As anyone who has held up a lighter alongside friends during a second encore can tell you, social networking and music are meant to sing together. MySpace reminded everyone of its roots last month with the launch of MySpace Music, and inside sources say that Facebook may finally rock out with its own duet soon.
Music has always been one of MySpace’s shining features, so well-known that it’s part of a supposed social networking divide. Long before News Corp. purchased it, MySpace became the place for independentâ€”and increasingly mainstreamâ€”musicians to build a community with their fans. Now, with last month’s introduction of a 5 million-strong catalog of downloadable and streamable songs from all the major labels and (arguably not enough) indies, MySpace finally took its next logical leap into becoming a full-blown social hub for music.
With Facebook’s roots as a private bulletin board for college students, it has yet to cross into MySpace’s territory when it comes to music. While additions in recent years of “Pages” have allowed users to become “fans” of products or musicians, Facebook has never held a candle to MySpace’s integration of tools for artists to promote themselves and their music. Sure, Facebook’s recently-opened platform has opened a few doors for users to stream music and share their favorite artists via apps such as iLike (with 5 million monthly users) and Rhapsody. But this middleware still means that music isn’t an integral component of the Facebook experience.
If the New York Post’s sources are on to something, Facebook may be about to take a serious step into becoming a music outlet. Not much is known about exactly how or what features Facebook will offer, but a Facebook music store or service would probably work along the lines of the rumors we reported in October 2007. In other words: not like MySpace’s.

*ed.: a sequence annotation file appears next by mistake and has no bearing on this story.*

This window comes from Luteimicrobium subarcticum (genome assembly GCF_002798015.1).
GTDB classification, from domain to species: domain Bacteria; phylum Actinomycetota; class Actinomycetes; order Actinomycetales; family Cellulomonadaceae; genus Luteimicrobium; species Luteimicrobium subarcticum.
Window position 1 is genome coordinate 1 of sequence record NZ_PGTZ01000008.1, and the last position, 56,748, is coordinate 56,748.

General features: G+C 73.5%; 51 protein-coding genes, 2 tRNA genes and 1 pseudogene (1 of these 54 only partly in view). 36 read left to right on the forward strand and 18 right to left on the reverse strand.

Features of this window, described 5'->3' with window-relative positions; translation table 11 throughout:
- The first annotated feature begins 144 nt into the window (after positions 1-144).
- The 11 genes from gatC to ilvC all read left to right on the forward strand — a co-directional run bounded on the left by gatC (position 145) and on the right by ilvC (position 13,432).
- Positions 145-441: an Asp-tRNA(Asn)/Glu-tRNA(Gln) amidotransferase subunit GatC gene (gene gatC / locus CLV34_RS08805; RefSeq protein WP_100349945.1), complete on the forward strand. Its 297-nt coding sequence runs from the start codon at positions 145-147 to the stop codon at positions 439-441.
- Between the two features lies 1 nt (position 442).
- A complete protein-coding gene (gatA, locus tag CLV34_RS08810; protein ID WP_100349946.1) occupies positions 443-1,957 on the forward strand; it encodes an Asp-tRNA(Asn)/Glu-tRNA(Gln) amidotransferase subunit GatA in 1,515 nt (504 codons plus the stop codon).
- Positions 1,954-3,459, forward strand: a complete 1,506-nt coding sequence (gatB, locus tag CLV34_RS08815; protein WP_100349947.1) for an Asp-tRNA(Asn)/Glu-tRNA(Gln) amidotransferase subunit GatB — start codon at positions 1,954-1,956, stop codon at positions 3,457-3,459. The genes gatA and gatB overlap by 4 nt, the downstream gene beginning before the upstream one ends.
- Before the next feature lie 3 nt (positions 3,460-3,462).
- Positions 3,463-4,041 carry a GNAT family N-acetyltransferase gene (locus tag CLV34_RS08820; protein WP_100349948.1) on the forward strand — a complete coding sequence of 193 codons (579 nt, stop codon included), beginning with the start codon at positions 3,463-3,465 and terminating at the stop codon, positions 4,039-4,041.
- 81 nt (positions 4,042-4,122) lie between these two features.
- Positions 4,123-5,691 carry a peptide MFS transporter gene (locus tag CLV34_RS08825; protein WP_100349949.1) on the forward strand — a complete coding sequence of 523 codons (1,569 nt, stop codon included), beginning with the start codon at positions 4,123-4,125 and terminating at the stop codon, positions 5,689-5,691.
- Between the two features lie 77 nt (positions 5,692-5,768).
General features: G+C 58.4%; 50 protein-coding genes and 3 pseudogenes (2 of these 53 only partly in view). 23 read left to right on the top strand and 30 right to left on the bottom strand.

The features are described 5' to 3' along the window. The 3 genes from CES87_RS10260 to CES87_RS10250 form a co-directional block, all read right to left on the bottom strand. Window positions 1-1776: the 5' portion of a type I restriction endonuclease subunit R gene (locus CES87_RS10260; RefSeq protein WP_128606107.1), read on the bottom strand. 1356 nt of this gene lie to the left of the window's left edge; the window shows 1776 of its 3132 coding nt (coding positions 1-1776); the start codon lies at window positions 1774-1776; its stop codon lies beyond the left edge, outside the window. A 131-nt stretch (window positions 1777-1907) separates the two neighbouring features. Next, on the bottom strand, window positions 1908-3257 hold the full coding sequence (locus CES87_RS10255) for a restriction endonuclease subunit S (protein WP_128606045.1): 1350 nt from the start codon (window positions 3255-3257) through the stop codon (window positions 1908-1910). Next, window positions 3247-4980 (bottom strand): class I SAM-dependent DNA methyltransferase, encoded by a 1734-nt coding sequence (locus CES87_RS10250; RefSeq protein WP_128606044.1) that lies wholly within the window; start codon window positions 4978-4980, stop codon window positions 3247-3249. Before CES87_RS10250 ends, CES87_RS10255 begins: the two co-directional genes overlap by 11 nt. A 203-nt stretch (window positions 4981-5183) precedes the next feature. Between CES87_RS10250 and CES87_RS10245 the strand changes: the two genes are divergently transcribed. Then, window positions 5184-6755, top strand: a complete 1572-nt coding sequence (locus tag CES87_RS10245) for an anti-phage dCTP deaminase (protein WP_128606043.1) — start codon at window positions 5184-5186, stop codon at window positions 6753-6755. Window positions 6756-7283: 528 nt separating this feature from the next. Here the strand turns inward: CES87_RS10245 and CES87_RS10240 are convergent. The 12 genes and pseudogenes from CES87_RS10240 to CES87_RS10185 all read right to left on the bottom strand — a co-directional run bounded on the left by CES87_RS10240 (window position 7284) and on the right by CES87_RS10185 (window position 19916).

Digital music distribution is experiencing a resurgence of competition now that DRM has all but been eliminated (we’re looking at you, iTunes Store), but we aren’t banking on Facebook playing second fiddle to MySpace Music. Considering Facebook CEO Mark Zuckerberg’s reported reluctance to give up the same equity control to the labels that MySpace did to create its new store, the company would probably opt to partner with established services like iTunes Store, Amazon, or even Real’s Rhapsody. Facebook has already tested these waters, too, with brief partnerships with iTunes and Ticketmaster. Why sweat it out with the labels when your best feature is a platform, and everyone else has already done all the licensing work for you?
Of course, anything Facebook introducesâ€”be it a full-blown music store or branded applications from established outletsâ€”will probably be at least marginally successful. Its chances for long-term growth for music sales improve when you consider the fact that Facebook just edged out MySpace in worldwide unique visitors in August. If Facebook wants to ensure a hit, though, it’ll have to leverage its unique advantages of a rich, integrated application ecosystem and initiatives like its Facebook Connect platform that lets users take their data to other sites and services.
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